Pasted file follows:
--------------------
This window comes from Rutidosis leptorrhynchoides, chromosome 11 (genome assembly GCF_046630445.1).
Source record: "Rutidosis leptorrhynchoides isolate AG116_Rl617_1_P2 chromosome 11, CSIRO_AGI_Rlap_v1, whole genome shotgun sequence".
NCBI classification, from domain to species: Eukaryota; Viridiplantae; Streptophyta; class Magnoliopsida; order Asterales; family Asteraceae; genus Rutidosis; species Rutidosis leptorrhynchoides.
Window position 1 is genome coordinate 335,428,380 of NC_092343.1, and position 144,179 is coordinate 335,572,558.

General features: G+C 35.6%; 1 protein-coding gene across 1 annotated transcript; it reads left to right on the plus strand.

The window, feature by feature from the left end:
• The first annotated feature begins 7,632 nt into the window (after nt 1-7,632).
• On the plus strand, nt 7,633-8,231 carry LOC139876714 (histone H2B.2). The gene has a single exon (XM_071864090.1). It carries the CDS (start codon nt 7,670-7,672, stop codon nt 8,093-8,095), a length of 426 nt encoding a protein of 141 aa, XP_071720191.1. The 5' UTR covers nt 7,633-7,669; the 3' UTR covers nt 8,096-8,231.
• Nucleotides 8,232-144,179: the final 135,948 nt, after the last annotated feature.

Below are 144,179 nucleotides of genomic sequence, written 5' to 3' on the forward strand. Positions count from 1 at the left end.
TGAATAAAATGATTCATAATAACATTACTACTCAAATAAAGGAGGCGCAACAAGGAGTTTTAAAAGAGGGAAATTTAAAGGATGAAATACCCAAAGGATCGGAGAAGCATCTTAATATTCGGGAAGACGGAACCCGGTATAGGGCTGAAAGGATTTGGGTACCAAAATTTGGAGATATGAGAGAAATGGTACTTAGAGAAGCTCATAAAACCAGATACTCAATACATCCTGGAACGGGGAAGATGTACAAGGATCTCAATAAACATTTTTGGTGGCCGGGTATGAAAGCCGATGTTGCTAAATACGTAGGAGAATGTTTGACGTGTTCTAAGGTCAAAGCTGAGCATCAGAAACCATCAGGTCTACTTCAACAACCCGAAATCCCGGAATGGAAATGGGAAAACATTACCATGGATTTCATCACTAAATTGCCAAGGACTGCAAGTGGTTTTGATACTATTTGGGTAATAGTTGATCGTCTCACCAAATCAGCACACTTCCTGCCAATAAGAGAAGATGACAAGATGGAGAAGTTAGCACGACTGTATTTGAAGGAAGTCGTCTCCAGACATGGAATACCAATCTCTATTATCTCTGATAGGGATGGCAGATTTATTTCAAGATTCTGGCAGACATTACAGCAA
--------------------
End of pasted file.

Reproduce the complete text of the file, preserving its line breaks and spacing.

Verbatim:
This window comes from Rutidosis leptorrhynchoides, chromosome 11 (genome assembly GCF_046630445.1).
Source record: "Rutidosis leptorrhynchoides isolate AG116_Rl617_1_P2 chromosome 11, CSIRO_AGI_Rlap_v1, whole genome shotgun sequence".
NCBI classification, from domain to species: Eukaryota; Viridiplantae; Streptophyta; class Magnoliopsida; order Asterales; family Asteraceae; genus Rutidosis; species Rutidosis leptorrhynchoides.
Window position 1 is genome coordinate 335,428,380 of NC_092343.1, and position 144,179 is coordinate 335,572,558.

General features: G+C 35.6%; 1 protein-coding gene across 1 annotated transcript; it reads left to right on the plus strand.

The window, feature by feature from the left end:
• The first annotated feature begins 7,632 nt into the window (after nt 1-7,632).
• On the plus strand, nt 7,633-8,231 carry LOC139876714 (histone H2B.2). The gene has a single exon (XM_071864090.1). It carries the CDS (start codon nt 7,670-7,672, stop codon nt 8,093-8,095), a length of 426 nt encoding a protein of 141 aa, XP_071720191.1. The 5' UTR covers nt 7,633-7,669; the 3' UTR covers nt 8,096-8,231.
• Nucleotides 8,232-144,179: the final 135,948 nt, after the last annotated feature.

Below are 144,179 nucleotides of genomic sequence, written 5' to 3' on the forward strand. Positions count from 1 at the left end.
TGAATAAAATGATTCATAATAACATTACTACTCAAATAAAGGAGGCGCAACAAGGAGTTTTAAAAGAGGGAAATTTAAAGGATGAAATACCCAAAGGATCGGAGAAGCATCTTAATATTCGGGAAGACGGAACCCGGTATAGGGCTGAAAGGATTTGGGTACCAAAATTTGGAGATATGAGAGAAATGGTACTTAGAGAAGCTCATAAAACCAGATACTCAATACATCCTGGAACGGGGAAGATGTACAAGGATCTCAATAAACATTTTTGGTGGCCGGGTATGAAAGCCGATGTTGCTAAATACGTAGGAGAATGTTTGACGTGTTCTAAGGTCAAAGCTGAGCATCAGAAACCATCAGGTCTACTTCAACAACCCGAAATCCCGGAATGGAAATGGGAAAACATTACCATGGATTTCATCACTAAATTGCCAAGGACTGCAAGTGGTTTTGATACTATTTGGGTAATAGTTGATCGTCTCACCAAATCAGCACACTTCCTGCCAATAAGAGAAGATGACAAGATGGAGAAGTTAGCACGACTGTATTTGAAGGAAGTCGTCTCCAGACATGGAATACCAATCTCTATTATCTCTGATAGGGATGGCAGATTTATTTCAAGATTCTGGCAGACATTACAGCAA